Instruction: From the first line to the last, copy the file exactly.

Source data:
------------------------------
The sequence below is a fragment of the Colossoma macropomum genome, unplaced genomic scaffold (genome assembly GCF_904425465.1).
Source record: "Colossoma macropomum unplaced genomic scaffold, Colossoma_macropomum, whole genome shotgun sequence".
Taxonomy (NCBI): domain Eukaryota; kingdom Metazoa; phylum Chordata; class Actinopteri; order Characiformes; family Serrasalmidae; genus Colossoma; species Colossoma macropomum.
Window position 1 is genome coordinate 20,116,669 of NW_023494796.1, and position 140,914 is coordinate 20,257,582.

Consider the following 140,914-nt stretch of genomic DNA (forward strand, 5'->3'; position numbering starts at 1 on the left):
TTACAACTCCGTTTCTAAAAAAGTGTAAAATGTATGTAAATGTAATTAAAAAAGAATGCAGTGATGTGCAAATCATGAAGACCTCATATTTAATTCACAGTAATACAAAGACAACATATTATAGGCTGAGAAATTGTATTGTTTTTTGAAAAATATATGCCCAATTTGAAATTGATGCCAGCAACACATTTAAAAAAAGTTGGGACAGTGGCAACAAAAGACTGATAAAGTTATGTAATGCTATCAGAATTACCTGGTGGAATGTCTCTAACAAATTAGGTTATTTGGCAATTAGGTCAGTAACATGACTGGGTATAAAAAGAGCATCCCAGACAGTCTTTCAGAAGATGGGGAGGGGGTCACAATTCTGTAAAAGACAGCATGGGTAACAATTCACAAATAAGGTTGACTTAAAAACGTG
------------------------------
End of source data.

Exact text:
The sequence below is a fragment of the Colossoma macropomum genome, unplaced genomic scaffold (genome assembly GCF_904425465.1).
Source record: "Colossoma macropomum unplaced genomic scaffold, Colossoma_macropomum, whole genome shotgun sequence".
Taxonomy (NCBI): domain Eukaryota; kingdom Metazoa; phylum Chordata; class Actinopteri; order Characiformes; family Serrasalmidae; genus Colossoma; species Colossoma macropomum.
Window position 1 is genome coordinate 20,116,669 of NW_023494796.1, and position 140,914 is coordinate 20,257,582.

Consider the following 140,914-nt stretch of genomic DNA (forward strand, 5'->3'; position numbering starts at 1 on the left):
TTACAACTCCGTTTCTAAAAAAGTGTAAAATGTATGTAAATGTAATTAAAAAAGAATGCAGTGATGTGCAAATCATGAAGACCTCATATTTAATTCACAGTAATACAAAGACAACATATTATAGGCTGAGAAATTGTATTGTTTTTTGAAAAATATATGCCCAATTTGAAATTGATGCCAGCAACACATTTAAAAAAAGTTGGGACAGTGGCAACAAAAGACTGATAAAGTTATGTAATGCTATCAGAATTACCTGGTGGAATGTCTCTAACAAATTAGGTTATTTGGCAATTAGGTCAGTAACATGACTGGGTATAAAAAGAGCATCCCAGACAGTCTTTCAGAAGATGGGGAGGGGGTCACAATTCTGTAAAAGACAGCATGGGTAACAATTCACAAATAAGGTTGACTTAAAAACGTG